20. 20. How it works under the hood
  21. 21. User Namespaces [user@localhost] $ whoami user [user@localhost] $ unshare --user --map-root-user [root@localhost] # whoami root
  22. 22. ● Did I gain the root? User Namespaces
  23. 23. User Namespaces [user@localhost] $ whoami user [user@localhost] $ unshare --user --map-root-user [root@localhost] # whoami root [root@localhost] # touch /evil touch: cannot touch '/evil': Permission denied
  24. 24. ● Did I gain the root? → No! ● It’s just a “fake root” environment for emulating root privileges enough to run containers ○ Create other namespaces (mnt, net, uts, ipc, …) ○ Change hostname ○ Mount bind-mount and tmpfs User Namespaces
  25. 25. User Namespaces [user@localhost] $ whoami user [user@localhost] $ unshare --user --map-root-user [root@localhost] # whoami root [root@localhost] # unshare --uts [root@localhost] # hostname customhost [root@customhost]# hostname customhost
  26. 26. ● “Rootful” Docker uses OverlayFS for creating containers from an image without duplicating files ● But vanilla kernel doesn’t allow non-root users to use OverlayFS Snapshotting
  27. 27. ● On Ubuntu kernel and Debian kernel: OverlayFS is used ● On other distros w/ kernel >= 4.18: FUSE-OverlayFS is used instead (if installed) ● On older kernel: files are just duplicated (“vfs” mode; slow and wasteful!) Snapshotting NEW! (Docker 20.0X)
  28. 28. ● Setting vEth interfaces require real root ● User-mode TCP/IP stack is used instead of vEth ○ VPNKit (spun out from MirageOS) ■ Also used by Docker for Mac/Win ○ slirp4netns (spun out from QEMU) ● SETUID helper (lxc-user-nic) is also experimentally supported for the best performance (sacrificing security) Unprivileged networking
  29. 29. ● Now rootless mode supports cgroups for limiting resources such as CPU and memory ● Requires cgroup v2 and systemd ○ Fedora: enabled by default since Fedora 31 ○ Others: require kernel cmdline systemd.unified_cgroup_hierarchy=1 Cgroup (--cpus, --memory, --pids-limit, …) NEW! (Docker 20.0X)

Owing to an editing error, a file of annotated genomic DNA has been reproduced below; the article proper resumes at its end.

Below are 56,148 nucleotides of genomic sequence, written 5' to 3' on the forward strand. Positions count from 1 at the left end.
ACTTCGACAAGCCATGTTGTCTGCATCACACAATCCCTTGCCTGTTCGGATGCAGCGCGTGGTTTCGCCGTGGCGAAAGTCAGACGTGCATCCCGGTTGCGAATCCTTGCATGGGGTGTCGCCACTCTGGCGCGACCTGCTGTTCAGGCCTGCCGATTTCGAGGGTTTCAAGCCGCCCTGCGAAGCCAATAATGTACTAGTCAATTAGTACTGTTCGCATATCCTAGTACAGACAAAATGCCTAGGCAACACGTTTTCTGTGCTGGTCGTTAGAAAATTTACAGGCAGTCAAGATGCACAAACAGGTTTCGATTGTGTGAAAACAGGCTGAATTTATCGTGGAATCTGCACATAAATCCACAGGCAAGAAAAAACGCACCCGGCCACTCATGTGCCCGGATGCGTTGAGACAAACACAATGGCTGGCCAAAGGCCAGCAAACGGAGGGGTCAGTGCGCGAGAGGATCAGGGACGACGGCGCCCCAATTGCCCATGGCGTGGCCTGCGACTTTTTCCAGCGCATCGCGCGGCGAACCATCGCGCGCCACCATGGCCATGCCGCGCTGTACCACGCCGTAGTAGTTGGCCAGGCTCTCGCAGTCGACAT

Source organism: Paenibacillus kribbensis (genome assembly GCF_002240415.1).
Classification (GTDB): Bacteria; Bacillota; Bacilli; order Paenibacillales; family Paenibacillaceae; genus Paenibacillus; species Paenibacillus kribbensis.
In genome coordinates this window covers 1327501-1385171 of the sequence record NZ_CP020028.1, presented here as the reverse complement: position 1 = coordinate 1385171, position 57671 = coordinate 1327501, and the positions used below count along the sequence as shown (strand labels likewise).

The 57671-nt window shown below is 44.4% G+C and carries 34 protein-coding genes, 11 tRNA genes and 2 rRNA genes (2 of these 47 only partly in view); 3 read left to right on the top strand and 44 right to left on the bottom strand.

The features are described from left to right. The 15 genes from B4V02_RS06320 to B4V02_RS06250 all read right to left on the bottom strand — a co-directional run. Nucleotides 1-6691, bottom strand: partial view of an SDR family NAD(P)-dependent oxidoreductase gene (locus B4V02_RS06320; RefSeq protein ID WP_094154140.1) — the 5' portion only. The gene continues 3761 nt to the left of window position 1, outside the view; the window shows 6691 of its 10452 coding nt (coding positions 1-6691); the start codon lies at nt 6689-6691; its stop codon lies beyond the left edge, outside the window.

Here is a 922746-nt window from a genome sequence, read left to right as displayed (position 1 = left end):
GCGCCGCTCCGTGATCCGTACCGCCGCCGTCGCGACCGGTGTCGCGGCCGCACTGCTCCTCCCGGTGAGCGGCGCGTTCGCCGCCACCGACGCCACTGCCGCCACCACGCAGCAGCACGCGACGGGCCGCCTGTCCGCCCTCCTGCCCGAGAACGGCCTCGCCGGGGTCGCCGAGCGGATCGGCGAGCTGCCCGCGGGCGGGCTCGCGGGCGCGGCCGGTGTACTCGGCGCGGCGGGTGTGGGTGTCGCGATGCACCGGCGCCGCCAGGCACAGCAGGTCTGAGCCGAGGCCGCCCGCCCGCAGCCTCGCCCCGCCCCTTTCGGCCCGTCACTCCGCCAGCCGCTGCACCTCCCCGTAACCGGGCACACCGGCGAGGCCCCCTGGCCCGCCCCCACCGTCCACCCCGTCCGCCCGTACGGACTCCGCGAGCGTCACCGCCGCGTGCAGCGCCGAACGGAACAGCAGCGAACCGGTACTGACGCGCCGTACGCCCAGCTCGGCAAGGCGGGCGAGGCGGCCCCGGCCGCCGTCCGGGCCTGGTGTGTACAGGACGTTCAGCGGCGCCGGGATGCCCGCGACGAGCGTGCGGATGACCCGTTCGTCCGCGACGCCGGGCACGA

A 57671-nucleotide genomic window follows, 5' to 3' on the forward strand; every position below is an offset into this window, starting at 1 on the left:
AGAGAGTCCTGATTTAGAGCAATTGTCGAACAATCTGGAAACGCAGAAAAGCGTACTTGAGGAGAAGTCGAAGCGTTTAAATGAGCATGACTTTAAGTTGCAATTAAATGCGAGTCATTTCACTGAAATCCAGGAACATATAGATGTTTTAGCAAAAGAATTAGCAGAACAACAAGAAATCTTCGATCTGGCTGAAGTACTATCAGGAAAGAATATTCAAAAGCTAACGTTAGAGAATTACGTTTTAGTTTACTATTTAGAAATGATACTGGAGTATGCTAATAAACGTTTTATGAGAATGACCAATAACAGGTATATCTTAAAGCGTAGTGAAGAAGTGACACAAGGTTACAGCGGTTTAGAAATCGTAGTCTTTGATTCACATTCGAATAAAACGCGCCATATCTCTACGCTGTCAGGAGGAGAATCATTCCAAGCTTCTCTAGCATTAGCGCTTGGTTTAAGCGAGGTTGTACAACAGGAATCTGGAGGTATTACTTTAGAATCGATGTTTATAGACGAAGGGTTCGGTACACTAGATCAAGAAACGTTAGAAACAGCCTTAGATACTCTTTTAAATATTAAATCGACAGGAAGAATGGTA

30. 30. ● Unsupported features: ○ AppArmor ○ docker checkpoint create ○ docker run --net=host ○ SCTP ports ○ Overlay network (Swarm-mode) Caveats
  31. 31. FAQs
  32. 32. ● No, since the next version Q. Is rootless mode still experimental? NEW! (Docker 20.0X)
  33. 33. ● No ● If Docker had a vuln, attackers still might be able to: ○ Mine cryptocurrencies ○ Springboard-attack to other hosts ● Not effective for potential vulns on kernel / VM / HW side Q. Is rootless mode the panacea?
  34. 34. ● The port numbers below 1024 are called “privileged ports” ● Use unprivileged numbers (>= 1024) instead e.g. docker run -p 8080:80 Q. docker run -p 80:80 doesn’t work?
  35. 35. ● Or write “0” to /proc/sys/net/ipv4/ip_unprivileged_port_start ○ Default: 1024 ● Or set CAP_NET_BIND_SERVICE on rootlesskit binary Q. docker run -p 80:80 doesn’t work?
  36. 36. ● The two projects have been mutually exchanging a lot of codes for supporting rootless since 2018 ○ Basis and network: Docker/Moby → Podman ○ FUSE and Cgroup: Docker/Moby ← Podman ● Almost same features ● Almost same performance Q. Rootless Docker vs Rootless Podman?
  37. 37. ● But the life cycles of the NetNS are different ● Rootless Docker lacks: docker run --net=host ● Rootless Podman lacks: docker network create Q. Rootless Docker vs Rootless Podman?
  38. 38. Recap
  39. 39. Recap ● Rootless mode protects the root from vulnerabilities and misconfigurations ● Now out of experimental, with full support for cgroups (--cpus, --memory, …) NEW! (Docker 20.0X) $ curl -fsSL https://get.docker.com/rootless | sh
  40. 40. https://docs.docker.com/engine/security/rootless/ https://rootlesscontaine.rs/ Further information